London-based, Cypriot designer Michael Anastassiades has been a fixture of the design world for over two decades. His hyper-minimalist approach to everything from interiors to lighting has made him a household name. The multi-hyphenated talent’s meticulous consideration for material and assembly has allowed him to channel his reverence for modernism and nature in various mediums. Though his highly-refined and pared-back wares—monumental luminaires for Italian brand Flos for example—result from an intensively iterative process, the designer often finds himself negotiating between the erratic nature of improvisation and the stability of structure. He stands apart in his ability to masterfully translate various sources of inspiration in distilled forms and compositions.
Anastassiades’s latest endeavor—a series of ready-made lamps—marks a departure for the usually industrially-minded designer. First debuted at ICA Milan in early September, new works are on view at New York gallery Friedman Benda through December 18; his first solo show in the United States. Born out of the lockdown but not as a direct reference to the paradigm-shifting world event, the collection was entirely developed by hand using different artisanal techniques and readily available materials within the confines of his studio. AN market editor Adrian Madlener spoke to the designer just before the showcase opened.
AN Interior: What was the impetus behind this project?
Michael Anastassiades: As of December 2019, I was scheduled to do a show with Friedman Benda the following April, but as we all know, COVID-19 hit, and that all changed. The questions of why we like design and why we produce certain things were put to a fine point. The complexity of how we make things was put to the test. All of a sudden, we couldn’t go to a workshop or visit fabricators in other cities. We all had to work from home. This new reality pushed me to reconsider how I usually go about doing things. Rather than rely on industrial production, I started working with my hands and seeing what that could yield. Making maquettes or approaching a project from the outside was never really something I had done before.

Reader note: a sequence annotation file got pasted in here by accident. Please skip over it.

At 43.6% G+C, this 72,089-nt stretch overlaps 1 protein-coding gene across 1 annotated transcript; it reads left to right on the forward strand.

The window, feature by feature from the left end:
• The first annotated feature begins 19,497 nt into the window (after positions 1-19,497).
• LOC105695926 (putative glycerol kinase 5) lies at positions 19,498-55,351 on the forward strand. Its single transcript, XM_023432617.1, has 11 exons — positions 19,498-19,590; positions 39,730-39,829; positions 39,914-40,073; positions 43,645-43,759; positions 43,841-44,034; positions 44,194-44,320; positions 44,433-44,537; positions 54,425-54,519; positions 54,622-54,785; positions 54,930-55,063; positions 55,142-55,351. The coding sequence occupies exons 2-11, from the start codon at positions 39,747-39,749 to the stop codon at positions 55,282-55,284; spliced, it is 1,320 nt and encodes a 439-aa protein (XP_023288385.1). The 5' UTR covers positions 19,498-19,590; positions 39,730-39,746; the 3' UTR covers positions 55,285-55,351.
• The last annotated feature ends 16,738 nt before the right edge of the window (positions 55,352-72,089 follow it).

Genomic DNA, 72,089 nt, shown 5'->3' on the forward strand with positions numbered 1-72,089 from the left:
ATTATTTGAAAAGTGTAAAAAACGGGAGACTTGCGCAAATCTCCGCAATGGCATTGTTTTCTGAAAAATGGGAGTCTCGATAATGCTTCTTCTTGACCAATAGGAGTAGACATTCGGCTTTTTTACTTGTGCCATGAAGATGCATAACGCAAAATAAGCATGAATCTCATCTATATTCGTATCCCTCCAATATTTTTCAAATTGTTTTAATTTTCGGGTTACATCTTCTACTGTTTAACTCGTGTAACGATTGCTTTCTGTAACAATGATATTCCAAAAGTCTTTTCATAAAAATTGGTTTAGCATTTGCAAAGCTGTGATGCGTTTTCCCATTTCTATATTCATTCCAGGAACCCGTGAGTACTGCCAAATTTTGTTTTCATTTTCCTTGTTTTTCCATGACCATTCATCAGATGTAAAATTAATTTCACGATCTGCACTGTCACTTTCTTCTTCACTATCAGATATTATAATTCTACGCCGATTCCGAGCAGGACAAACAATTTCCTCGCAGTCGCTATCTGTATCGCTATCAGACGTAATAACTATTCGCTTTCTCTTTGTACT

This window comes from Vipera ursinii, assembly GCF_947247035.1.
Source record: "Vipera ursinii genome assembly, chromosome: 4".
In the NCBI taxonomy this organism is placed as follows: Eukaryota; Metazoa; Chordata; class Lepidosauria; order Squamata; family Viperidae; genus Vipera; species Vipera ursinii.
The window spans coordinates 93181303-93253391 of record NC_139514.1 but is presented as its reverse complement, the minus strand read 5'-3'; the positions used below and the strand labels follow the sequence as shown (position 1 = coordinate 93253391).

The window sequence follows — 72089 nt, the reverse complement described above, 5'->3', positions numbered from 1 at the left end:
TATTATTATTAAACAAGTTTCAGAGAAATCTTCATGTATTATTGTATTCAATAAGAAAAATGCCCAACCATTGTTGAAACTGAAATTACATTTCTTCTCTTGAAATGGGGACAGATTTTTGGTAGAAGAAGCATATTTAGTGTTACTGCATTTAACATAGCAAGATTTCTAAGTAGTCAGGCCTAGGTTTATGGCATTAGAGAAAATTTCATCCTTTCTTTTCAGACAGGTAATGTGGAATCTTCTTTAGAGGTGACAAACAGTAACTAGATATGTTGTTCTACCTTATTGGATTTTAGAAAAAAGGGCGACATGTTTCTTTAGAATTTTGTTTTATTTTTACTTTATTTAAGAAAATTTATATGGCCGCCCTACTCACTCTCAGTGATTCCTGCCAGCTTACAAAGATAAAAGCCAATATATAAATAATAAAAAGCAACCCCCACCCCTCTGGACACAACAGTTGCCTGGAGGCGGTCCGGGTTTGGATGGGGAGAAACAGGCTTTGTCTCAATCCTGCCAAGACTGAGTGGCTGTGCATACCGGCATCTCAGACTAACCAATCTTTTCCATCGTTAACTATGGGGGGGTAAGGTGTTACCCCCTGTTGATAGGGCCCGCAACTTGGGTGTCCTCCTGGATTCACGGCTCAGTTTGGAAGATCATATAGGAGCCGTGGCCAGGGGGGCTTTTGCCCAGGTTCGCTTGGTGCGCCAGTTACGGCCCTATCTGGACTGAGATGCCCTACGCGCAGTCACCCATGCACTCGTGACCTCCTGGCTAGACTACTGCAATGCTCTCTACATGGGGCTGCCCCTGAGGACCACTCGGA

How did you get started?
Knowing that I wanted to work with natural material but not yet entirely sure what I would do with it, I began by ordering bamboo and twine. Why bamboo, you might ask? Because it’s so unpredictable. I wanted to challenge myself. What I usually do is so disciplined and controlled. It became an exercise of trying to understand the material and all of its imperfections. I had to learn how to tame it. Ultimately, It was a gesture against industrial processes. The idea was to make everything by myself, by hand, without using machinery. I only used hand tools to cut the bamboo. What is impressive about this material is that it’s essentially ready-made. It only required precise cuts and minimal finishing. A big part of my process was selecting the right pieces so that they’d have the same diameter and height. This influenced my decision to create lights and incorporate borosilicate glass tubes with similar conical dimensions.